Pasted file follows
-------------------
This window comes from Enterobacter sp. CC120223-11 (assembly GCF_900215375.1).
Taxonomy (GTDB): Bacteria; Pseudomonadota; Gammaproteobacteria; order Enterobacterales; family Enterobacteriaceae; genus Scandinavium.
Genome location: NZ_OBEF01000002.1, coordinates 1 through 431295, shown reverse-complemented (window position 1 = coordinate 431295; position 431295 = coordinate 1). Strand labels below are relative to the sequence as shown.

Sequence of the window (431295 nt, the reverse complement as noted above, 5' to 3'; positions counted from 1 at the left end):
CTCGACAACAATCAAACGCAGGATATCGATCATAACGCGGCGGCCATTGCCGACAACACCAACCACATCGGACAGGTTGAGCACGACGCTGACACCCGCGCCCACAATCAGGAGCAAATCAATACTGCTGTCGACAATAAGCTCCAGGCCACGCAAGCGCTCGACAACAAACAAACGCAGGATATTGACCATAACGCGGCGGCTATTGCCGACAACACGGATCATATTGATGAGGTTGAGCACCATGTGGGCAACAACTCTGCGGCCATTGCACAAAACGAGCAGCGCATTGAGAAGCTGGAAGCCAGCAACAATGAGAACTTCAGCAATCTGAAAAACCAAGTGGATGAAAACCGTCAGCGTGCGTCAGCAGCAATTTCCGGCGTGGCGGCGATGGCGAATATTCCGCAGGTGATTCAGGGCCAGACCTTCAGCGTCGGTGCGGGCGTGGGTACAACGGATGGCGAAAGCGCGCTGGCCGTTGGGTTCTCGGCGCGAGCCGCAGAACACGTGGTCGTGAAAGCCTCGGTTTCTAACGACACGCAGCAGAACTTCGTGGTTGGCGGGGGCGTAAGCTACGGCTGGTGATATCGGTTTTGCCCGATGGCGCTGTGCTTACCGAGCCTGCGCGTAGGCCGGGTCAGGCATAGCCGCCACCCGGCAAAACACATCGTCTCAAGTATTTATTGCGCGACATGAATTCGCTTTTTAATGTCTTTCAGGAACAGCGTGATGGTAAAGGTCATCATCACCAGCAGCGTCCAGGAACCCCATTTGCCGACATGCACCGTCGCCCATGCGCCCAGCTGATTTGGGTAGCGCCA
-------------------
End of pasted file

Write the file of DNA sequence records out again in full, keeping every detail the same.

This window comes from Enterobacter sp. CC120223-11 (assembly GCF_900215375.1).
Taxonomy (GTDB): Bacteria; Pseudomonadota; Gammaproteobacteria; order Enterobacterales; family Enterobacteriaceae; genus Scandinavium.
Genome location: NZ_OBEF01000002.1, coordinates 1 through 431295, shown reverse-complemented (window position 1 = coordinate 431295; position 431295 = coordinate 1). Strand labels below are relative to the sequence as shown.

Sequence of the window (431295 nt, the reverse complement as noted above, 5' to 3'; positions counted from 1 at the left end):
CTCGACAACAATCAAACGCAGGATATCGATCATAACGCGGCGGCCATTGCCGACAACACCAACCACATCGGACAGGTTGAGCACGACGCTGACACCCGCGCCCACAATCAGGAGCAAATCAATACTGCTGTCGACAATAAGCTCCAGGCCACGCAAGCGCTCGACAACAAACAAACGCAGGATATTGACCATAACGCGGCGGCTATTGCCGACAACACGGATCATATTGATGAGGTTGAGCACCATGTGGGCAACAACTCTGCGGCCATTGCACAAAACGAGCAGCGCATTGAGAAGCTGGAAGCCAGCAACAATGAGAACTTCAGCAATCTGAAAAACCAAGTGGATGAAAACCGTCAGCGTGCGTCAGCAGCAATTTCCGGCGTGGCGGCGATGGCGAATATTCCGCAGGTGATTCAGGGCCAGACCTTCAGCGTCGGTGCGGGCGTGGGTACAACGGATGGCGAAAGCGCGCTGGCCGTTGGGTTCTCGGCGCGAGCCGCAGAACACGTGGTCGTGAAAGCCTCGGTTTCTAACGACACGCAGCAGAACTTCGTGGTTGGCGGGGGCGTAAGCTACGGCTGGTGATATCGGTTTTGCCCGATGGCGCTGTGCTTACCGAGCCTGCGCGTAGGCCGGGTCAGGCATAGCCGCCACCCGGCAAAACACATCGTCTCAAGTATTTATTGCGCGACATGAATTCGCTTTTTAATGTCTTTCAGGAACAGCGTGATGGTAAAGGTCATCATCACCAGCAGCGTCCAGGAACCCCATTTGCCGACATGCACCGTCGCCCATGCGCCCAGCTGATTTGGGTAGCGCCA